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Am J Physiol Heart Circ Physiol. 2005 May;288(5):H2118-22. Epub 2004 Dec 16.

Thyroid hormones induce unique and potentially beneficial changes in cardiac myocyte shape in hypertensive rats near heart failure.

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Cardiovascular Research Institute, University of South Dakota School of Medicine and Sioux Valley Hospitals and Health Systems, Sioux Falls, South Dakota 57105, USA.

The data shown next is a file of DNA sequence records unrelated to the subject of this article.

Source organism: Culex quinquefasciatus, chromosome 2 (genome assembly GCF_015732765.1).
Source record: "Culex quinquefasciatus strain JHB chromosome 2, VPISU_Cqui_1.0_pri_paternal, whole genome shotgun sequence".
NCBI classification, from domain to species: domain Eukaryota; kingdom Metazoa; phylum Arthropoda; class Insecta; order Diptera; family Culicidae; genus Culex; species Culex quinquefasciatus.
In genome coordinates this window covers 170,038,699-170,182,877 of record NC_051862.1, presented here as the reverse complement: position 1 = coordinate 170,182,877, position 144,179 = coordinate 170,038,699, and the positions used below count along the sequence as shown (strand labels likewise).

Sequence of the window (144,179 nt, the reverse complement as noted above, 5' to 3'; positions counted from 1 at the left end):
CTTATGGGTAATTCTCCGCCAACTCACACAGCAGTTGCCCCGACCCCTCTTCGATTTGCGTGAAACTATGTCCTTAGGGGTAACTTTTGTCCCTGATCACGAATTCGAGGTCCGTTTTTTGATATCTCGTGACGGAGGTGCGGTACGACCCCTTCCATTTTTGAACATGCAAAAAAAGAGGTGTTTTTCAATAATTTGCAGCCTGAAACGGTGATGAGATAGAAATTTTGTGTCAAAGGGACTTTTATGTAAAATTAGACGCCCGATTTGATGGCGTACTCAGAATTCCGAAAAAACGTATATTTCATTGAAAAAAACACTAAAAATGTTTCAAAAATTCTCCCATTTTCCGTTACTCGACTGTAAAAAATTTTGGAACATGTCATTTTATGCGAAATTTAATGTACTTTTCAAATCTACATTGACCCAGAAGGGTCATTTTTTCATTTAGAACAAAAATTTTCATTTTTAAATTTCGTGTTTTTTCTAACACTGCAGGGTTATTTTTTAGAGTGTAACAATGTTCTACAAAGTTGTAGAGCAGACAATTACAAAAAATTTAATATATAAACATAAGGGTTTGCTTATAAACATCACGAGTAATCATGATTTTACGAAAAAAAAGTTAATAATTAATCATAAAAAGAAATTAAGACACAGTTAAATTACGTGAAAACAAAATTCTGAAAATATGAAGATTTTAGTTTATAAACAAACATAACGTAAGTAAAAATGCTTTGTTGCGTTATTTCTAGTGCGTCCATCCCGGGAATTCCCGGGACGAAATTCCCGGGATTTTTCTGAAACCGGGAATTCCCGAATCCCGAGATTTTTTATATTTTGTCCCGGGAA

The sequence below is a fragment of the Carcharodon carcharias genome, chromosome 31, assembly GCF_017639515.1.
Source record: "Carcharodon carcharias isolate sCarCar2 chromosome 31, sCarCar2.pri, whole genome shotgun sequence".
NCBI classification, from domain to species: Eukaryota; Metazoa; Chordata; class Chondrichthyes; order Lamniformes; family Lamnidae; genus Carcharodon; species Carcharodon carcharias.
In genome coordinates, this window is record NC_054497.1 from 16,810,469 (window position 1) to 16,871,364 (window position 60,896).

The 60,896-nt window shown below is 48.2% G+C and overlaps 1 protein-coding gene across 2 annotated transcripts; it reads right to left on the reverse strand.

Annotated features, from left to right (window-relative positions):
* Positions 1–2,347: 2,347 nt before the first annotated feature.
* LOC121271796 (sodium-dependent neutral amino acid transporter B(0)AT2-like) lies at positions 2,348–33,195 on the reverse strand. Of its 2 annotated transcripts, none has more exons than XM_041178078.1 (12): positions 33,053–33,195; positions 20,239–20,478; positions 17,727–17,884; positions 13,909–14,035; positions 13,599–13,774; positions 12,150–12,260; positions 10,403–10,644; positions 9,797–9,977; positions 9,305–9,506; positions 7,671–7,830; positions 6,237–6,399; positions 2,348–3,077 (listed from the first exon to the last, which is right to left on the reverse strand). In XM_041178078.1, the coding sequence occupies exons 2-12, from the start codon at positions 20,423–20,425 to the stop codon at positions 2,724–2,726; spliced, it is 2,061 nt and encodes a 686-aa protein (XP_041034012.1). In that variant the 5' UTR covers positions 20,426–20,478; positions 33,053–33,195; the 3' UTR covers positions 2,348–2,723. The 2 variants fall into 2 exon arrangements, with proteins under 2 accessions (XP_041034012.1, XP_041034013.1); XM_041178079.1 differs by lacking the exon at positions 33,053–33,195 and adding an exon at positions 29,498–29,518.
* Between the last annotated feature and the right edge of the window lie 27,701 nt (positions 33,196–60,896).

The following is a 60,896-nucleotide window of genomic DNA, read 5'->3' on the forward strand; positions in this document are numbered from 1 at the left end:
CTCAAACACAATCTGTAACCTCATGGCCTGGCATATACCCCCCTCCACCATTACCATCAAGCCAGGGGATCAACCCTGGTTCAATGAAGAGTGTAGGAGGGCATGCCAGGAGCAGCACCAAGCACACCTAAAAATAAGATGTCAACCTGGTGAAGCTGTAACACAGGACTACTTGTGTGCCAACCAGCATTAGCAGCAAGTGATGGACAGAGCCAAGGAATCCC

We examined the effects of thyroid hormones (THs) on left ventricular (LV) function and myocyte remodeling in rats with spontaneously hypertensive heart failure (SHHF). SHHF rats were treated with three different TH doses from 20-21 mo of age. In terminal experiments, LV function (as determined by echocardiography and catheterization) and isolated myocyte shape were examined in SHHF rat groups and age-matched Wistar-Furth control animals. Compared with Wistar-Furth rats, the ratio of alpha- to beta-myosin was reduced in untreated SHHF rats. The alpha-to-beta-myosin ratio increased in all TH groups, which suggests a reversal of the fetal gene program. Low-dose TH produced no changes in LV myocyte size or function, but high-dose TH produced signs of hyperthyroidism (e.g., increased heart weight, tachycardia). The chamber diameter-to-wall thickness ratio declined with increasing dose due to reduced chamber diameter and increased wall thickness. This resulted in a 38% reduction in LV systolic wall stress in the middle- and high-dose groups despite sustained hypertension. Isolated myocyte data indicated that chamber remodeling and reduced wall stress were due to a unique alteration in myocyte transverse shape (e.g., reduced major diameter and increased minor diameter). Based on our present understanding of ventricular remodeling and wall stress, we believe these changes are likely beneficial. Results suggest that TH may be an important regulator of myocyte transverse shape in heart disease.

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